In the course of recovering from an injury one hopes that the process follows a fairly predictable, linear path. For some injuries, the initial diagnosis leads to a straightforward treatment plan that proceeds without setbacks until the patient is fully recovered. But for many patients, setbacks are a frustrating reality of the recovery process. When a significant change takes place during the course of a lawsuit it may be possible to update the damages claimed in the suit to account for those changes.
Amending complaints to account for fresh information
A lawsuit is started by filing a complaint with the appropriate court. In a complaint, the plaintiff describes the basic facts of the case and makes claims against the defendant for damages. At the preliminary stage, damages can be based on a rough estimate of all the monetary and nonmonetary costs associated with the injury: past and anticipated medical bills, lost wages, pain, and so on. For a period of time while a case is pending, claims for damages can be updated as the plaintiff uncovers details that change the scope of appropriate damages.
For a case that gets resolved through settlement negotiations, a plaintiff can use the claims in a complaint as leverage to improve the negotiated outcome. The key is that a defendant is not obligated to pay, and won’t agree to pay, costs that the plaintiff hasn’t proved with sufficient reliability to make it clear that the defendant will be held liable for it if the case were to go all the way to trial.
Proving new damages
To get compensation for any kind of damages a plaintiff must be able to prove their value and that they were caused by the defendant’s wrongful action. Causation can create interesting challenges for plaintiffs who find that their injuries are getting worse over time. The defendant may argue that an intervening cause, such as the plaintiff’s own lack of care with regard to the injury or mistakes by the plaintiff’s doctor, has made the injury worse and therefore the defendant should not be held responsible for the worsened condition.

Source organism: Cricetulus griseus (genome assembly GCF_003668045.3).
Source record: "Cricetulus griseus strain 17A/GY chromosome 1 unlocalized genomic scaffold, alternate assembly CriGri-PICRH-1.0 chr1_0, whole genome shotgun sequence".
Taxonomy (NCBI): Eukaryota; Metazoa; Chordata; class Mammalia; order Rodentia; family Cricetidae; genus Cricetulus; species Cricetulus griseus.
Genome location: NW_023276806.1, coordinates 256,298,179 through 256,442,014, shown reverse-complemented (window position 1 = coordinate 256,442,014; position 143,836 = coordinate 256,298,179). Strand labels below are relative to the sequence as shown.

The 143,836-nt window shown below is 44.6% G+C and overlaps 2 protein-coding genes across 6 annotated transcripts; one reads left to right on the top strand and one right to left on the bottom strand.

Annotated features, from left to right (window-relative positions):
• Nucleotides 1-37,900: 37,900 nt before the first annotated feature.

The issue of causation often requires support from the plaintiff’s treating physician. A doctor can testify about the nature of the plaintiff’s injuries and how their prognosis has changed over time. For complex cases, expert witnesses may be needed to help the court understand how an injury could grow worse over time while still being traceable to the defendant’s negligence.
The potential for changes is one of many good reasons for working with an experienced personal injury attorney. The attorneys at Greenman Goldberg Raby Martinez have represented Nevada clients in personal injury cases for over 45 years. Call today for a free attorney consultation at 702-388-4476 or request a call through our website.